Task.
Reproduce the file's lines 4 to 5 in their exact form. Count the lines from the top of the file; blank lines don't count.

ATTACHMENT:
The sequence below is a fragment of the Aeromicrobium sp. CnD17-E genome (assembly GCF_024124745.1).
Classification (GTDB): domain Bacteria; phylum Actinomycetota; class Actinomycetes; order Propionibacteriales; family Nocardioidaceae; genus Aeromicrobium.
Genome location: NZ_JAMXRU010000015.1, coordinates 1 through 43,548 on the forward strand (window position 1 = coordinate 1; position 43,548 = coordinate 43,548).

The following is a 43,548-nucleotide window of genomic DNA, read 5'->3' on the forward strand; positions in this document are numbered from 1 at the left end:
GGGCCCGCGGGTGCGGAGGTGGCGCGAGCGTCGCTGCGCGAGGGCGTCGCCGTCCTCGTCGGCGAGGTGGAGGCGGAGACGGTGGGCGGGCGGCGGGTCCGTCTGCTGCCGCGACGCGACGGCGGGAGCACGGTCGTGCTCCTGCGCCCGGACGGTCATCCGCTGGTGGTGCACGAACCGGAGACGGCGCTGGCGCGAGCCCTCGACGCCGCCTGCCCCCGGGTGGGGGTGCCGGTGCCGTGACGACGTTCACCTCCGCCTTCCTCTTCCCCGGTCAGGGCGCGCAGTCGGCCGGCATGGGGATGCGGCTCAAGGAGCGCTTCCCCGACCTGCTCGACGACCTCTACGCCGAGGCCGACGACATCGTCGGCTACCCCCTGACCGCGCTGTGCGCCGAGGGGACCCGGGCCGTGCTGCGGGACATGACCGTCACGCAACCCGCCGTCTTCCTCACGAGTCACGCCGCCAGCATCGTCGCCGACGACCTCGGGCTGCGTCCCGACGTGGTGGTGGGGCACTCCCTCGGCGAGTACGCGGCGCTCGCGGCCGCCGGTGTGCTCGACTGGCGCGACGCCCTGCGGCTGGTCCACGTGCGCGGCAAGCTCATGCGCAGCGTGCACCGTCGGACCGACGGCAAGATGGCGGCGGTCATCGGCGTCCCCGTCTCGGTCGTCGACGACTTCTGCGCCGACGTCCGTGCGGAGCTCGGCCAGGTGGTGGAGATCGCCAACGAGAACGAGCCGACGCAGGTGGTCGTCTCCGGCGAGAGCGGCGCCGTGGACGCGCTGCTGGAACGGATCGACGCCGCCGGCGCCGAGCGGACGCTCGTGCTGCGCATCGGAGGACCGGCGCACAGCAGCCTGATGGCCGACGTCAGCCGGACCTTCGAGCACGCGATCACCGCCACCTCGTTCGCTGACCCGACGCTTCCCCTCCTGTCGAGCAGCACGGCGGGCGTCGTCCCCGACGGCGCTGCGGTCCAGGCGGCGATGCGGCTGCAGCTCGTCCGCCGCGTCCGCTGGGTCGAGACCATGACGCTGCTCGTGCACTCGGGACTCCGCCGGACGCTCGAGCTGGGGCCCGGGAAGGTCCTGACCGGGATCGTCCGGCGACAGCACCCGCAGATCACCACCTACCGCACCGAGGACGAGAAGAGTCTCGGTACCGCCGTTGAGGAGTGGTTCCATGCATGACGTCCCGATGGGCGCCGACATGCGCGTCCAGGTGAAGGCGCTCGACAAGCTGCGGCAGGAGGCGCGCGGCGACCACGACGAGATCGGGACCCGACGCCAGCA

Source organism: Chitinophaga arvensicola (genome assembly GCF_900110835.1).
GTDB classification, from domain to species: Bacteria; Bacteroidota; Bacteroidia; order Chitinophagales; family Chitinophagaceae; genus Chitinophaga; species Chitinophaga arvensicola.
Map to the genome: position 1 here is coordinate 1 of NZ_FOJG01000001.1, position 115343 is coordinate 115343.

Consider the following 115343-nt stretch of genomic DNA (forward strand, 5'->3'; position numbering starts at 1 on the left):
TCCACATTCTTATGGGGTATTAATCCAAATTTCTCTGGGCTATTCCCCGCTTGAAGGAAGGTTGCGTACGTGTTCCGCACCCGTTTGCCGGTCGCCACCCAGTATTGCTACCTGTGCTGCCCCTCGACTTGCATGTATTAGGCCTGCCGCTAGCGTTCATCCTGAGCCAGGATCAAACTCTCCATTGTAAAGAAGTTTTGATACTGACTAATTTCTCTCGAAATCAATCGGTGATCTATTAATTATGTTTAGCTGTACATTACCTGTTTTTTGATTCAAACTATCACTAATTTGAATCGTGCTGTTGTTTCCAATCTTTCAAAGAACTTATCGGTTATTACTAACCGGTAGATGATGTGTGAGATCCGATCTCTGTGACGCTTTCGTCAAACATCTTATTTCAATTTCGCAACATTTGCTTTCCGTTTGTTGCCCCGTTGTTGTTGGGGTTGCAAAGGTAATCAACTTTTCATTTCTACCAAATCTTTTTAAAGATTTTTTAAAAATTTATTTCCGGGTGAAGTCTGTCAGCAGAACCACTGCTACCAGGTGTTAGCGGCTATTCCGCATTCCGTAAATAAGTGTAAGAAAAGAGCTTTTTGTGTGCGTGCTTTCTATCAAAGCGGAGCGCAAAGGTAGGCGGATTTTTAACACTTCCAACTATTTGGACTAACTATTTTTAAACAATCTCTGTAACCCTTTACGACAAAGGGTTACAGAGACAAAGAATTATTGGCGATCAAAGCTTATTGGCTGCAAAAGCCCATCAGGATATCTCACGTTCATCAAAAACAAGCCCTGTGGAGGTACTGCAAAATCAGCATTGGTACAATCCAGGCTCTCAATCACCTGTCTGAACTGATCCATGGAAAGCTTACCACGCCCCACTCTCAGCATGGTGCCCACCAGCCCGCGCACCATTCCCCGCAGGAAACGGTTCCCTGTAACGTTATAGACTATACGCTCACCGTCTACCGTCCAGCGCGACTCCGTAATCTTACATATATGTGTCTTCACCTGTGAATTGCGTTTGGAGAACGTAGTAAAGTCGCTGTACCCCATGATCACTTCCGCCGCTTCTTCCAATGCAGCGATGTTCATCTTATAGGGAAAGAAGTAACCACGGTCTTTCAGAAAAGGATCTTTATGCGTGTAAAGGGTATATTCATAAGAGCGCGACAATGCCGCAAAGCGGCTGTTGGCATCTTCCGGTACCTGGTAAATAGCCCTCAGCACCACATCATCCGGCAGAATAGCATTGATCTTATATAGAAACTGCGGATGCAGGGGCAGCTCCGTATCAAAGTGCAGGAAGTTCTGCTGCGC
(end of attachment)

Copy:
The following is a 43,548-nucleotide window of genomic DNA, read 5'->3' on the forward strand; positions in this document are numbered from 1 at the left end:
GGGCCCGCGGGTGCGGAGGTGGCGCGAGCGTCGCTGCGCGAGGGCGTCGCCGTCCTCGTCGGCGAGGTGGAGGCGGAGACGGTGGGCGGGCGGCGGGTCCGTCTGCTGCCGCGACGCGACGGCGGGAGCACGGTCGTGCTCCTGCGCCCGGACGGTCATCCGCTGGTGGTGCACGAACCGGAGACGGCGCTGGCGCGAGCCCTCGACGCCGCCTGCCCCCGGGTGGGGGTGCCGGTGCCGTGACGACGTTCACCTCCGCCTTCCTCTTCCCCGGTCAGGGCGCGCAGTCGGCCGGCATGGGGATGCGGCTCAAGGAGCGCTTCCCCGACCTGCTCGACGACCTCTACGCCGAGGCCGACGACATCGTCGGCTACCCCCTGACCGCGCTGTGCGCCGAGGGGACCCGGGCCGTGCTGCGGGACATGACCGTCACGCAACCCGCCGTCTTCCTCACGAGTCACGCCGCCAGCATCGTCGCCGACGACCTCGGGCTGCGTCCCGACGTGGTGGTGGGGCACTCCCTCGGCGAGTACGCGGCGCTCGCGGCCGCCGGTGTGCTCGACTGGCGCGACGCCCTGCGGCTGGTCCACGTGCGCGGCAAGCTCATGCGCAGCGTGCACCGTCGGACCGACGGCAAGATGGCGGCGGTCATCGGCGTCCCCGTCTCGGTCGTCGACGACTTCTGCGCCGACGTCCGTGCGGAGCTCGGCCAGGTGGTGGAGATCGCCAACGAGAACGAGCCGACGCAGGTGGTCGTCTCCGGCGAGAGCGGCGCCGTGGACGCGCTGCTGGAACGGATCGACGCCGCCGGCGCCGAGCGGACGCTCGTGCTGCGCATCGGAGGACCGGCGCACAGCAGCCTGATGGCCGACGTCAGCCGGACCTTCGAGCACGCGATCACCGCCACCTCGTTCGCTGACCCGACGCTTCCCCTCCTGTCGAGCAGCACGGCGGGCGTCGTCCCCGACGGCGCTGCGGTCCAGGCGGCGATGCGGCTGCAGCTCGTCCGCCGCGTCCGCTGGGTCGAGACCATGACGCTGCTCGTGCACTCGGGACTCCGCCGGACGCTCGAGCTGGGGCCCGGGAAGGTCCTGACCGGGATCGTCCGGCGACAGCACCCGCAGATCACCACCTACCGCACCGAGGACGAGAAGAGTCTCGGTACCGCCGTTGAGGAGTGGTTCCATGCATGACGTCCCGATGGGCGCCGACATGCGCGTCCAGGTGAAGGCGCTCGACAAGCTGCGGCAGGAGGCGCGCGGCGACCACGACGAGATCGGGACCCGACGCCAGCA